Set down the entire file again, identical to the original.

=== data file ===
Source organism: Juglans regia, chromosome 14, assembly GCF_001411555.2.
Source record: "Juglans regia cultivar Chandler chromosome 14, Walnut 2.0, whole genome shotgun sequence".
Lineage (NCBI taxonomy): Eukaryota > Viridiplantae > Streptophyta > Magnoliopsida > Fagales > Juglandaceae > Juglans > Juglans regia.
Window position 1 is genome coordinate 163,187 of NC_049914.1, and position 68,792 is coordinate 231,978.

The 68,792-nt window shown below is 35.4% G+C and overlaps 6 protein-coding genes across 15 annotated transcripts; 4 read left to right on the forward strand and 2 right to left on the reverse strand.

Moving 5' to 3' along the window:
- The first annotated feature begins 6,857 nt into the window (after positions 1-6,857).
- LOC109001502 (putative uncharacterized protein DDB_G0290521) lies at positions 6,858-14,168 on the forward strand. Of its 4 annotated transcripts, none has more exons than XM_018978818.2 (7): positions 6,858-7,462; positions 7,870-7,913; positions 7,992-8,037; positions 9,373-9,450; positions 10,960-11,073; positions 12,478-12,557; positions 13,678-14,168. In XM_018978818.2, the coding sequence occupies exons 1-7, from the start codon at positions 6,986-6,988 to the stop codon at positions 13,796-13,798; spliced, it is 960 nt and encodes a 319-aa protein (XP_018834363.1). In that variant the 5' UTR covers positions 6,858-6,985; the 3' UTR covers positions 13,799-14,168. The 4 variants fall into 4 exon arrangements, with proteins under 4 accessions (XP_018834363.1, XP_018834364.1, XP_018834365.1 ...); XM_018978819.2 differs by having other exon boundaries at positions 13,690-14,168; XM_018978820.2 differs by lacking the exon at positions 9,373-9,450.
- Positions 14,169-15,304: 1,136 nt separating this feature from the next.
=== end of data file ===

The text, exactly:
Source organism: Juglans regia, chromosome 14, assembly GCF_001411555.2.
Source record: "Juglans regia cultivar Chandler chromosome 14, Walnut 2.0, whole genome shotgun sequence".
Lineage (NCBI taxonomy): Eukaryota > Viridiplantae > Streptophyta > Magnoliopsida > Fagales > Juglandaceae > Juglans > Juglans regia.
Window position 1 is genome coordinate 163,187 of NC_049914.1, and position 68,792 is coordinate 231,978.

The 68,792-nt window shown below is 35.4% G+C and overlaps 6 protein-coding genes across 15 annotated transcripts; 4 read left to right on the forward strand and 2 right to left on the reverse strand.

Moving 5' to 3' along the window:
- The first annotated feature begins 6,857 nt into the window (after positions 1-6,857).
- LOC109001502 (putative uncharacterized protein DDB_G0290521) lies at positions 6,858-14,168 on the forward strand. Of its 4 annotated transcripts, none has more exons than XM_018978818.2 (7): positions 6,858-7,462; positions 7,870-7,913; positions 7,992-8,037; positions 9,373-9,450; positions 10,960-11,073; positions 12,478-12,557; positions 13,678-14,168. In XM_018978818.2, the coding sequence occupies exons 1-7, from the start codon at positions 6,986-6,988 to the stop codon at positions 13,796-13,798; spliced, it is 960 nt and encodes a 319-aa protein (XP_018834363.1). In that variant the 5' UTR covers positions 6,858-6,985; the 3' UTR covers positions 13,799-14,168. The 4 variants fall into 4 exon arrangements, with proteins under 4 accessions (XP_018834363.1, XP_018834364.1, XP_018834365.1 ...); XM_018978819.2 differs by having other exon boundaries at positions 13,690-14,168; XM_018978820.2 differs by lacking the exon at positions 9,373-9,450.
- Positions 14,169-15,304: 1,136 nt separating this feature from the next.